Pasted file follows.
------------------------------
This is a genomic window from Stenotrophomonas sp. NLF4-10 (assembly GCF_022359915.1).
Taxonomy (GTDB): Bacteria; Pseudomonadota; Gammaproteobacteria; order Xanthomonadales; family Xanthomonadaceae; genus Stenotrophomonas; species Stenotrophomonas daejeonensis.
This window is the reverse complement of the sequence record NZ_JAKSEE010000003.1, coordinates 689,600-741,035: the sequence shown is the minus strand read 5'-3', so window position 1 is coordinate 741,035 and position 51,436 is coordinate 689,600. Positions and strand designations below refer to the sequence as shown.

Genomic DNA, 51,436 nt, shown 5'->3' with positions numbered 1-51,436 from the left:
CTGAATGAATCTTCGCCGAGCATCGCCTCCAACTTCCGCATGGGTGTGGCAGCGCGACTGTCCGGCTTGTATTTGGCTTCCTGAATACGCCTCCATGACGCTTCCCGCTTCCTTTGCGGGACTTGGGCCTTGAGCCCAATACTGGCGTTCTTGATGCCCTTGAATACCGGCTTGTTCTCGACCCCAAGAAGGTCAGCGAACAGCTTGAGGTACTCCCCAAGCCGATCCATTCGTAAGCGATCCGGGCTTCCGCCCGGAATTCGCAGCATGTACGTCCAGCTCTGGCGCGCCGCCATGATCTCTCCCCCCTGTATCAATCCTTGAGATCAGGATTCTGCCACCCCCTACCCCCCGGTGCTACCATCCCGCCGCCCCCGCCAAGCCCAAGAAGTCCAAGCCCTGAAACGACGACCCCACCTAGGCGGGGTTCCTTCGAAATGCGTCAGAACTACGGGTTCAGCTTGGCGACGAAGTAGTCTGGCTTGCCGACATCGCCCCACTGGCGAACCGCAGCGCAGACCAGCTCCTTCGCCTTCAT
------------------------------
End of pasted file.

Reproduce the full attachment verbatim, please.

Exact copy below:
This is a genomic window from Stenotrophomonas sp. NLF4-10 (assembly GCF_022359915.1).
Taxonomy (GTDB): Bacteria; Pseudomonadota; Gammaproteobacteria; order Xanthomonadales; family Xanthomonadaceae; genus Stenotrophomonas; species Stenotrophomonas daejeonensis.
This window is the reverse complement of the sequence record NZ_JAKSEE010000003.1, coordinates 689,600-741,035: the sequence shown is the minus strand read 5'-3', so window position 1 is coordinate 741,035 and position 51,436 is coordinate 689,600. Positions and strand designations below refer to the sequence as shown.

Genomic DNA, 51,436 nt, shown 5'->3' with positions numbered 1-51,436 from the left:
CTGAATGAATCTTCGCCGAGCATCGCCTCCAACTTCCGCATGGGTGTGGCAGCGCGACTGTCCGGCTTGTATTTGGCTTCCTGAATACGCCTCCATGACGCTTCCCGCTTCCTTTGCGGGACTTGGGCCTTGAGCCCAATACTGGCGTTCTTGATGCCCTTGAATACCGGCTTGTTCTCGACCCCAAGAAGGTCAGCGAACAGCTTGAGGTACTCCCCAAGCCGATCCATTCGTAAGCGATCCGGGCTTCCGCCCGGAATTCGCAGCATGTACGTCCAGCTCTGGCGCGCCGCCATGATCTCTCCCCCCTGTATCAATCCTTGAGATCAGGATTCTGCCACCCCCTACCCCCCGGTGCTACCATCCCGCCGCCCCCGCCAAGCCCAAGAAGTCCAAGCCCTGAAACGACGACCCCACCTAGGCGGGGTTCCTTCGAAATGCGTCAGAACTACGGGTTCAGCTTGGCGACGAAGTAGTCTGGCTTGCCGACATCGCCCCACTGGCGAACCGCAGCGCAGACCAGCTCCTTCGCCTTCAT